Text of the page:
Brazilian farmers sold more than a half-billion bushels of new-crop soybeans in the first three weeks of March when the real weakened to 3.3 to 1 U.S. dollar. However, sales have slowed since then as they hold onto soybeans as a hedge against further currency volatility until they can price inputs for next year’s crop. Overall, they have sold just over half of this year’s crop, with profits exceeding year ago levels due to the currency exchange rate changes. Sales are expected to pick up again in May and June as Brazilian farmers begin paying expenses once again.

Soymeal basis was mostly steady today, in both the truck and rail markets. We’ve seen some softening in recent days, particularly in local markets impacted by the avian flu problem, but a significant impact has not yet been seen on the national market. However, the overall softer tone is tied to business shifting south of the equator.

Soybeans gave back a portion of Monday’s gains as talk of Chinese stimulus eased and fears of a Brazilian truckers strike softened as well. Yet, soybeans have maintained enough strength to continue to buy acres away from corn, with the new-crop soybean/corn price ratio rising to 2.41 to 1. Gains continue to be limited by ample global supplies, but traders are still very reluctant to test last fall’s lows until they know more about this year’s Midwest crop.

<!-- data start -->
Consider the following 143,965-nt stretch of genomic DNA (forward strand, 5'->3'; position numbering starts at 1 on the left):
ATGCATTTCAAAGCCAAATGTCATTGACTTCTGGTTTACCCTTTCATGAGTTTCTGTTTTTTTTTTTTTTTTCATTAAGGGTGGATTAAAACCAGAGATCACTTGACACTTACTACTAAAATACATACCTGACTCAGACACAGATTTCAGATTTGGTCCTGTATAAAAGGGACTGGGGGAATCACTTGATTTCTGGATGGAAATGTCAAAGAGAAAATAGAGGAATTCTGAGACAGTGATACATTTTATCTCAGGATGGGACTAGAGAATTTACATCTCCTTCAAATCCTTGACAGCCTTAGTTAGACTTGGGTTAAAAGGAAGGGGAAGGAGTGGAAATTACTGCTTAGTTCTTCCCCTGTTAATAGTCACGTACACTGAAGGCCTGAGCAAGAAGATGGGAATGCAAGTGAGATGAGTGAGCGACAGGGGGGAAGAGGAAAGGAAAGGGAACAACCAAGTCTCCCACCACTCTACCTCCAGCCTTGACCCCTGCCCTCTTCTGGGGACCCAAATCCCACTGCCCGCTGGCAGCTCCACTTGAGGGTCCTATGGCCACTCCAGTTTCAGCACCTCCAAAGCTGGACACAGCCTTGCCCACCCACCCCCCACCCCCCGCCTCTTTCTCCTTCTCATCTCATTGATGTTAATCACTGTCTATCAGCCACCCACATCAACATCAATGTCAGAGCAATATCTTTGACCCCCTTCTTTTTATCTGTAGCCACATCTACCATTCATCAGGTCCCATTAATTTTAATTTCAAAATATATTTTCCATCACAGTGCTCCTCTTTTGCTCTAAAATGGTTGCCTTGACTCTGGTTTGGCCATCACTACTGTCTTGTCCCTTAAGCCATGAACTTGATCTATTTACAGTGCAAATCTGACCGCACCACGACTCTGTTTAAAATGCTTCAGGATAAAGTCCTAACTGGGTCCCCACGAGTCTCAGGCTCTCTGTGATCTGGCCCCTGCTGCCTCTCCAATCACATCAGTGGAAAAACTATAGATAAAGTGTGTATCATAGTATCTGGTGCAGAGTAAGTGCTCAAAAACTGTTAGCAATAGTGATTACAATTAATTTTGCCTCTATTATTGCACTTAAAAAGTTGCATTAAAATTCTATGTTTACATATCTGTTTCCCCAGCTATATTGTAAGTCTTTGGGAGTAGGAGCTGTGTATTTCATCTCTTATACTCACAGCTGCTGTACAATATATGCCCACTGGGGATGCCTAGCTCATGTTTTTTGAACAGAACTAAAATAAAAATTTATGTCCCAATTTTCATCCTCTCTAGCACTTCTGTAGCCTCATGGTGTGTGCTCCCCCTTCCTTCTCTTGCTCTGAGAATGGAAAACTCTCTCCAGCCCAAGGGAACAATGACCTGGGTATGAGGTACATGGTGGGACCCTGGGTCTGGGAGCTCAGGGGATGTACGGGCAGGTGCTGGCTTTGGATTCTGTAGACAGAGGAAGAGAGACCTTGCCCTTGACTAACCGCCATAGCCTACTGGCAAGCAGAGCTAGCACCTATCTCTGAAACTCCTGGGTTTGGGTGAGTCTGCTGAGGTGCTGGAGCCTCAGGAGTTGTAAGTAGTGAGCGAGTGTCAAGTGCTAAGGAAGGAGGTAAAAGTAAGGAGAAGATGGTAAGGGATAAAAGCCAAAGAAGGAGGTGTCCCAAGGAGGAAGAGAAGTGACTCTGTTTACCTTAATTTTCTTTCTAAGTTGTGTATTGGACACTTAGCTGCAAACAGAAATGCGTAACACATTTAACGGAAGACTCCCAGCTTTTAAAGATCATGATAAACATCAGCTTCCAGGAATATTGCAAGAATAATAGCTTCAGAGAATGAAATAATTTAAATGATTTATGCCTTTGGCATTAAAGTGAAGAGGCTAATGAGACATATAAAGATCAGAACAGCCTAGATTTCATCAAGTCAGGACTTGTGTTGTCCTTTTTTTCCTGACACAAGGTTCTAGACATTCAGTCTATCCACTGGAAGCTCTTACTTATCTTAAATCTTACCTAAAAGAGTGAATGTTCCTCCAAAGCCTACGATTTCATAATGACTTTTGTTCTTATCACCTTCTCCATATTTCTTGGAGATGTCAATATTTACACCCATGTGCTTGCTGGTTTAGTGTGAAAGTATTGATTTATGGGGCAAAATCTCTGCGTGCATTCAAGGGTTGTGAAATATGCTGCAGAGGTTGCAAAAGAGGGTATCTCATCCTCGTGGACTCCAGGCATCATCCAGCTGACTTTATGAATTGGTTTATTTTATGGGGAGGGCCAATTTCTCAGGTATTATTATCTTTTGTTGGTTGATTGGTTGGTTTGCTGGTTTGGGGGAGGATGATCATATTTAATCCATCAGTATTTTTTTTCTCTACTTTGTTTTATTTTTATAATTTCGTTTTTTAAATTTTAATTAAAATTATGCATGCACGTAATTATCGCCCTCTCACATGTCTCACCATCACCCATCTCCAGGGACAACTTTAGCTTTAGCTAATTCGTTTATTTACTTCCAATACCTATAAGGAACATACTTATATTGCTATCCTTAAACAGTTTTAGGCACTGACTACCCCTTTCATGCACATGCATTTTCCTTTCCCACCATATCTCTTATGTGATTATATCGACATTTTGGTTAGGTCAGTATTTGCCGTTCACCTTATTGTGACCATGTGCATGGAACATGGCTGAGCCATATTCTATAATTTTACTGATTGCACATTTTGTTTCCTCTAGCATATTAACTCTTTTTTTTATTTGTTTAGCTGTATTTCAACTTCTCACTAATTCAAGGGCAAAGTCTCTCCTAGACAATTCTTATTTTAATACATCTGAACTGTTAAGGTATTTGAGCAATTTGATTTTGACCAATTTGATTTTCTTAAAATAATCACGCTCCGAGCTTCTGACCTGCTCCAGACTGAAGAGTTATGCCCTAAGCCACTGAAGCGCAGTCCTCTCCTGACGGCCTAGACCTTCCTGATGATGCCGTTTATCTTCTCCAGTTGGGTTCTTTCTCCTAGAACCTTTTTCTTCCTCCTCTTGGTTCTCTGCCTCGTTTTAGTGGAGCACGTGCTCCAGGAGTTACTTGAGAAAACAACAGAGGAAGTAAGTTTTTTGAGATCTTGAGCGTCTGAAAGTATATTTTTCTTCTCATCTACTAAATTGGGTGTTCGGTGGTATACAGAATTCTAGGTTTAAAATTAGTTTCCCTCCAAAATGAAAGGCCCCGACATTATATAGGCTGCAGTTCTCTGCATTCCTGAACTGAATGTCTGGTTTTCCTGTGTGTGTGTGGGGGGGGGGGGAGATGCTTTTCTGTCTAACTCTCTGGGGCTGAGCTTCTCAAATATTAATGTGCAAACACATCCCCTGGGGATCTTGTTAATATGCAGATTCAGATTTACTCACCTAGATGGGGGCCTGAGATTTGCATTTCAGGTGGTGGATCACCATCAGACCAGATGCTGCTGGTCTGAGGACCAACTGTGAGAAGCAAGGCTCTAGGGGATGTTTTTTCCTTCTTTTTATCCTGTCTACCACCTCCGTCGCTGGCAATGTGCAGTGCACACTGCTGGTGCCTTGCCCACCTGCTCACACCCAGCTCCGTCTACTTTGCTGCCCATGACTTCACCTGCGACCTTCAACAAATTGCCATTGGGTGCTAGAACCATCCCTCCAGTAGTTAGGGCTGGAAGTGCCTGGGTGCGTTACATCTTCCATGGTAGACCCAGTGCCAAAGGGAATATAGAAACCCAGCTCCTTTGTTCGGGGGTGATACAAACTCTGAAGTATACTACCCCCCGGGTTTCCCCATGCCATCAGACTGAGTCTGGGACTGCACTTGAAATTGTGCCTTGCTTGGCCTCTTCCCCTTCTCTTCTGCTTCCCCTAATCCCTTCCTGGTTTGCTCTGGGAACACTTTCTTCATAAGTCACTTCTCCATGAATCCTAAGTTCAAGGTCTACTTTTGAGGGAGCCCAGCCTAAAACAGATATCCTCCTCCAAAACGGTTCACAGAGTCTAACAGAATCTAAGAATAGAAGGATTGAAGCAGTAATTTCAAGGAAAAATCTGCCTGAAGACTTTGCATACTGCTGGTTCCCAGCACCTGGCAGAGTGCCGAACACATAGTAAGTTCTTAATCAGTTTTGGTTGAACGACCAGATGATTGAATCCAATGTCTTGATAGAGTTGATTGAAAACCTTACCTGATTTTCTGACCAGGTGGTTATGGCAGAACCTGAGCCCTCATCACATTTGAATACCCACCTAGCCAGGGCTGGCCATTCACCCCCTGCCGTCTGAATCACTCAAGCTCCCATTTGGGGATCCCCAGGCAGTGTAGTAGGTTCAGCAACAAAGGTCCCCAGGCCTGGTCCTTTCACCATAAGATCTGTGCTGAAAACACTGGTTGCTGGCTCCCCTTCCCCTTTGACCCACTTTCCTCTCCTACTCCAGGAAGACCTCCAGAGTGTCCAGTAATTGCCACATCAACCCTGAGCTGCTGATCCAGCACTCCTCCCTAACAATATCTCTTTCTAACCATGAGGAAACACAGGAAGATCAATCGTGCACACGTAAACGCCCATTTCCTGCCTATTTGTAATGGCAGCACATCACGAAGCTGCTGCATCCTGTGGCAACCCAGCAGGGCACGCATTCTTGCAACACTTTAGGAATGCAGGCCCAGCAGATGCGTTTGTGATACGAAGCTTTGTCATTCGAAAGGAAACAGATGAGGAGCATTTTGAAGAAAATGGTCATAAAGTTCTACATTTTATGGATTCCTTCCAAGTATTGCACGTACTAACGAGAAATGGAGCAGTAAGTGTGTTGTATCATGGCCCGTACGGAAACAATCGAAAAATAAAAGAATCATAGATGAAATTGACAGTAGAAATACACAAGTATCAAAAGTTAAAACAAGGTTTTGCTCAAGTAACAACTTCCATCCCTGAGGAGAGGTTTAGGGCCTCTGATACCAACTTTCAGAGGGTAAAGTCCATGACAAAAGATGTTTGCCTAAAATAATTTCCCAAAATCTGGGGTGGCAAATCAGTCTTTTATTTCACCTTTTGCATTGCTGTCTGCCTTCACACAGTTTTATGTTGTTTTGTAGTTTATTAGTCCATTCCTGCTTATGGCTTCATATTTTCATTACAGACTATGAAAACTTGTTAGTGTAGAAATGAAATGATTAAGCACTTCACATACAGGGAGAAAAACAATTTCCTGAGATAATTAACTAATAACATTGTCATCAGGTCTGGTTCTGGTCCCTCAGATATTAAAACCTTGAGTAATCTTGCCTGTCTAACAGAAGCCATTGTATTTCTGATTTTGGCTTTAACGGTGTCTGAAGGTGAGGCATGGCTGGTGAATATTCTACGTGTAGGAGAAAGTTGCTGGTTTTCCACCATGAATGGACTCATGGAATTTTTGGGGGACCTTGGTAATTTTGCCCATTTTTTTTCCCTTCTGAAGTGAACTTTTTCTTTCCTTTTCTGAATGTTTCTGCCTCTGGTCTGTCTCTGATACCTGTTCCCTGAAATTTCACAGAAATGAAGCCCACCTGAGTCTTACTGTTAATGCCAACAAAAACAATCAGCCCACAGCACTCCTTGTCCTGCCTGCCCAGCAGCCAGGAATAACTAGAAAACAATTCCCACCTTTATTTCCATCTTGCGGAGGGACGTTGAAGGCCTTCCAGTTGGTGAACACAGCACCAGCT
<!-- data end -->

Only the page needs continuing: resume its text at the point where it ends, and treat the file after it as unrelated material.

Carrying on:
Wheat bounces on weather concerns after crop ratings fail to improve as expected, although sentiment remains bearish long-term on very weak demand.

USDA reports that 16% of the winter wheat crop was headed as of April 19, up 10 points on the week and above the five-year average for the week of 15%. Heading progress in key states (5-yr avg); Arkansas 14 (37), Illinois 1 (10), Kansas 4 (8), Missouri 0 (13), Oklahoma 35 (31) and Texas 50 (36).

The crop rates a condition index score of 325 (500=perfect crop), unchanged from the previous week, but up from the 10-year average for the week of 323. The trade was looking for crop ratings to rise following the previous week’s rains in dry areas of the Plains, but it didn’t happen.

Ratings increased in Arkansas, Indiana, Michigan, Missouri, North Carolina, Ohio, Oklahoma and Washington. Ratings deteriorated in Colorado, Idaho, Kansas, Montana, Nebraska, South Dakota and Texas. Condition index scores in key production states included Kansas 291, Oklahoma 309, Texas 344, Nebraska 296, Illinois 350, Indiana 358, Ohio 356, Michigan 350 and Arkansas 348.

Most of the Plains’ states saw deterioration, despite last week’s rains, as the crop was simply too far along, although we may see a bit of improvement with more time. Improvement was largely in the Midwest soft red wheat belt, as well as Oklahoma and Washington.